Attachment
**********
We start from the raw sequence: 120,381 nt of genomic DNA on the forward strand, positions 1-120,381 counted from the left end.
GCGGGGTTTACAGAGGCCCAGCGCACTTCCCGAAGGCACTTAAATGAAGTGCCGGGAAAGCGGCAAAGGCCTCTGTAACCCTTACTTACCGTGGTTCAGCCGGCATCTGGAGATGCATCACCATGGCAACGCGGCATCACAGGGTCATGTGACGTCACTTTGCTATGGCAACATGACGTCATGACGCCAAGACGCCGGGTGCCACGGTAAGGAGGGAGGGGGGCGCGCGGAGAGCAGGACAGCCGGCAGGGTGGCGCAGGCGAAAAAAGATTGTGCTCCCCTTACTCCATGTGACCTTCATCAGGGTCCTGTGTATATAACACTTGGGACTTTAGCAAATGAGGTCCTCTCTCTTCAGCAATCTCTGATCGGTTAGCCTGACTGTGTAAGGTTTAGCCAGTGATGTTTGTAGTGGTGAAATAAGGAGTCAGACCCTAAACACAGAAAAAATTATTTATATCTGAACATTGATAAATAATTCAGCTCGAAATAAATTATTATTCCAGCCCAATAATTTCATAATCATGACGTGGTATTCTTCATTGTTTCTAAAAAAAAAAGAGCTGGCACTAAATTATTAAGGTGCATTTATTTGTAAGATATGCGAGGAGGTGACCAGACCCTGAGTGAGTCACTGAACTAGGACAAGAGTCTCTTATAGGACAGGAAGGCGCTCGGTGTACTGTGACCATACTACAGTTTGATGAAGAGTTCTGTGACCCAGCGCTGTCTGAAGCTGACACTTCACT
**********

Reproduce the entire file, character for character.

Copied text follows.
We start from the raw sequence: 120,381 nt of genomic DNA on the forward strand, positions 1-120,381 counted from the left end.
GCGGGGTTTACAGAGGCCCAGCGCACTTCCCGAAGGCACTTAAATGAAGTGCCGGGAAAGCGGCAAAGGCCTCTGTAACCCTTACTTACCGTGGTTCAGCCGGCATCTGGAGATGCATCACCATGGCAACGCGGCATCACAGGGTCATGTGACGTCACTTTGCTATGGCAACATGACGTCATGACGCCAAGACGCCGGGTGCCACGGTAAGGAGGGAGGGGGGCGCGCGGAGAGCAGGACAGCCGGCAGGGTGGCGCAGGCGAAAAAAGATTGTGCTCCCCTTACTCCATGTGACCTTCATCAGGGTCCTGTGTATATAACACTTGGGACTTTAGCAAATGAGGTCCTCTCTCTTCAGCAATCTCTGATCGGTTAGCCTGACTGTGTAAGGTTTAGCCAGTGATGTTTGTAGTGGTGAAATAAGGAGTCAGACCCTAAACACAGAAAAAATTATTTATATCTGAACATTGATAAATAATTCAGCTCGAAATAAATTATTATTCCAGCCCAATAATTTCATAATCATGACGTGGTATTCTTCATTGTTTCTAAAAAAAAAAGAGCTGGCACTAAATTATTAAGGTGCATTTATTTGTAAGATATGCGAGGAGGTGACCAGACCCTGAGTGAGTCACTGAACTAGGACAAGAGTCTCTTATAGGACAGGAAGGCGCTCGGTGTACTGTGACCATACTACAGTTTGATGAAGAGTTCTGTGACCCAGCGCTGTCTGAAGCTGACACTTCACT